What does the Left look like today and how has it evolved? Is there any foundation for resistance to its agenda without religious faith?
The thinkers who have been most influential on the attitudes of the New Left are examined in this study by one of the leading critics of leftist orientations in modern Western civilization. Scruton begins with a ruthless analysis of New Leftism and concludes with a critique of the key strands in its thinking. He conducts a reappraisal of such major left-wing thinkers as: E. P. Thompson, Ronald Dworkin, R. D. Laing, Jurgen Habermas, Gyorgy Lukacs, Jean-Paul Sartre, Jacques Derrida, Slavoj Zizek, Ralph Milliband and Eric Hobsbawm. In addition to assessments of these thinkers' philosophical and political contributions, the book contains a biographical and bibliographical section summarizing their careers and most important writings.
In Thinkers of the New Left Scruton asks, what does the Left look like today and as it has evolved since 1989? He charts the transfer of grievances from the working class to women, gays and immigrants, asks what can we put in the place of radical egalitarianism, and what explains the continued dominance of antinomian attitudes in the intellectual world? Can there be any foundation for resistance to the leftist agenda without religious faith?
Scruton's exploration of these important issues is written with skill, perception and at all times with pellucid clarity. The result is a devastating critique of modern left-wing thinking.
Roger Scruton is a leading authority on aestheics, and has also published books on others aspects of philosophy, politics, literature, architecture, and modern culture. Currently a freelance writer and composer, he was previously a Professor of Philosophy at Boston University.
1 What is Left? / 2 Resentment in Britain: Hobsbawm and Thompson / 3 Disdain in America: Galbraith and Dworkin / 4 Liberation in France: Sartre and Foucault / 5 Tedium in Germany: Downhill to Habermas /6 Nonsense in Paris: Althusser, Lacan and Deleuze / 7 Culture Wars Worldwide: The New Left from Gramsci to Said / 8 The Kraken Wakes: Badiou and Zizek /9 What is Right?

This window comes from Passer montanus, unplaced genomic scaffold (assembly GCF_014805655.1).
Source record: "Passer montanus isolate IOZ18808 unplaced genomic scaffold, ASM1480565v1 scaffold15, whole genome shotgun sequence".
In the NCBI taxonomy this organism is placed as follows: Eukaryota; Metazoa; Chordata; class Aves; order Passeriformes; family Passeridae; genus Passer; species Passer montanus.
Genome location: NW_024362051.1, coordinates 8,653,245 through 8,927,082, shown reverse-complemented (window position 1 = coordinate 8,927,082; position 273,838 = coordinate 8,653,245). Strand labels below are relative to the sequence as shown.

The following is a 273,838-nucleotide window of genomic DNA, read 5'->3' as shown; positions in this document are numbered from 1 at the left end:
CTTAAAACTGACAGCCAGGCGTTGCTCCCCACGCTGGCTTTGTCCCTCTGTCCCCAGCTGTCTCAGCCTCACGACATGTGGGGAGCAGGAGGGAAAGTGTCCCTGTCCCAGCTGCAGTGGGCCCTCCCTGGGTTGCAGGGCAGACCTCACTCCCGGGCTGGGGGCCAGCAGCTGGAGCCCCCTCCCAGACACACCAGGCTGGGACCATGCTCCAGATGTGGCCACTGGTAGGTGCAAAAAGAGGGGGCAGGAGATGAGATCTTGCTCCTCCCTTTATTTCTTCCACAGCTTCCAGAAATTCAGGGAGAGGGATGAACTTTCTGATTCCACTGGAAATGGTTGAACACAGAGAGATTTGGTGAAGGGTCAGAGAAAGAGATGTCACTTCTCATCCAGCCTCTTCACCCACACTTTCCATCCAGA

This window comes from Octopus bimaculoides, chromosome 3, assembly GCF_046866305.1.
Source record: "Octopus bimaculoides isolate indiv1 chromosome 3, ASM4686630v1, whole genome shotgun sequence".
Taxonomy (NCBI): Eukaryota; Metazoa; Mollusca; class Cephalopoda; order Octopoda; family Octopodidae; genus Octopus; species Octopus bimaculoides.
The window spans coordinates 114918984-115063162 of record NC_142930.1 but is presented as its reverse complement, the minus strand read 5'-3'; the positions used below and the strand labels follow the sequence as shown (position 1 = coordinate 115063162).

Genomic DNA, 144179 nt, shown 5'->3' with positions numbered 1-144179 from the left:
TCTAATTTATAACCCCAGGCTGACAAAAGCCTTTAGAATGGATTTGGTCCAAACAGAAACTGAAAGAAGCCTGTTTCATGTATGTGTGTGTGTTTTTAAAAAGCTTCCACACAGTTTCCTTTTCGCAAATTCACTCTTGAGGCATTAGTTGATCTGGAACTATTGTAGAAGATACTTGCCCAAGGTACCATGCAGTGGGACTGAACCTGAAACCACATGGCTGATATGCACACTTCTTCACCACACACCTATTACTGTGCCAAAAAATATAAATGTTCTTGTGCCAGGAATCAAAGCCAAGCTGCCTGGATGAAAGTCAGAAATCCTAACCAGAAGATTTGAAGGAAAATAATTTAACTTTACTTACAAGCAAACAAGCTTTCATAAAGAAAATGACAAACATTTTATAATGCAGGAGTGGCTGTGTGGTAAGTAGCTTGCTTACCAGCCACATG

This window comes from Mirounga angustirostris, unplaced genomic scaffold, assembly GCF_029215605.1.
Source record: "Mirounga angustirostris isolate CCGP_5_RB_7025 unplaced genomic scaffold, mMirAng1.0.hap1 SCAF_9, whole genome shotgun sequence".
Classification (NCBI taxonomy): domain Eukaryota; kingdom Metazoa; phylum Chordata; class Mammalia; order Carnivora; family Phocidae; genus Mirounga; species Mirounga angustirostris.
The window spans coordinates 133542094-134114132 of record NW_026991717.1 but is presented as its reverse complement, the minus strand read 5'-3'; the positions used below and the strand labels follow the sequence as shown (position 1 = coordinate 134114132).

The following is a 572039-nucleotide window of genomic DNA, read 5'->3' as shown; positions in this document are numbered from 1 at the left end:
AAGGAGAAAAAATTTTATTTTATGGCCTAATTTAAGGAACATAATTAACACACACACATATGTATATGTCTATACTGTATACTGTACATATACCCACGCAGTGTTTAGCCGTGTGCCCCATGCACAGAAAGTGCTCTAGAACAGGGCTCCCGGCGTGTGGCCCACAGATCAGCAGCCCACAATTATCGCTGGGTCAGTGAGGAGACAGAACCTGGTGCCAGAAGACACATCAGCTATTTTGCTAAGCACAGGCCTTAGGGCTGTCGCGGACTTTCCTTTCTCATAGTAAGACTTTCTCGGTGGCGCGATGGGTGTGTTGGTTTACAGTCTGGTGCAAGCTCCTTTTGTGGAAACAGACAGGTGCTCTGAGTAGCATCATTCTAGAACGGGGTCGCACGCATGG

Eminent British philosopher and polymath Scruton gives a sharp-edged, provocative critique of leading leftist thinkers since the mid-twentieth century ... complex and erudite Publisher's Weekly US Caustic, highly recherche, and simply great fun to read for the questing intellectual soul. Kirkus Reviews From the standpoint of a serious conservatism, it honestly assesses the political and philosophical contributions of the Left. The book also addresses what is likely our most pressing question: 'Can there be any foundation for resistance to the leftist agenda without religious faith?' Catholic World Report Since he no longer has a university career to protect, Scruton can now tweak the nose of academic leftism to his heart's content... Scruton is at his best, (and funniest) when trying to make sense of [Alain] Badiou's weird confection historical materialism and Platonic mathematical theory -- Jonathan Derbyshire Prospect The book is a masterpiece ... In crisp, sometimes brilliant prose, Mr. Scruton considers scores of works in three languages, giving the reader an understanding of each thinker's overarching aim and his place within the multifaceted movement known as the New Left. He neither ridicules nor abuses the writers he considers; he patiently deconstructs them, first explaining their work in terms they themselves would recognize and then laying bare their warped assumptions and empty pretensions. -- Barton Swaim Wall Street Journal I enjoyed this immensely, both for Scruton's dry, British wit as well as for the sheer breadth of intellectuals covered in his survey Against the Grain Blog Highly recommended Powerline US Blog Here Scruton thoroughly and fairly debunks the ostentation, obfuscation, and terrible writing and downright deceitfulness of much of postwar Marxist-inspired philosophy. For Scruton the culprits are mainly from France and Germany-beginning with Sartre and carrying through to Foucault, Habermas, Althusser, Lacan, Deleuze, Gramsci, and Said-and he carries the attack forward to Badiou and Zizek. Even Galbraith and Dworkin take a few hits. Scruton writes from the perspective of an old-school conservative. His sympathies are with the virtues of the countryside and historically rooted associations of every sort, from churches and the US Constitution to volunteer fire departments, brass bands, and the local Grange. His personal point of view could be called sentimental ... but his arguments against his foes are substantial and deep. Summing Up: Recommended. Upper-division undergraduates through faculty. CHOICE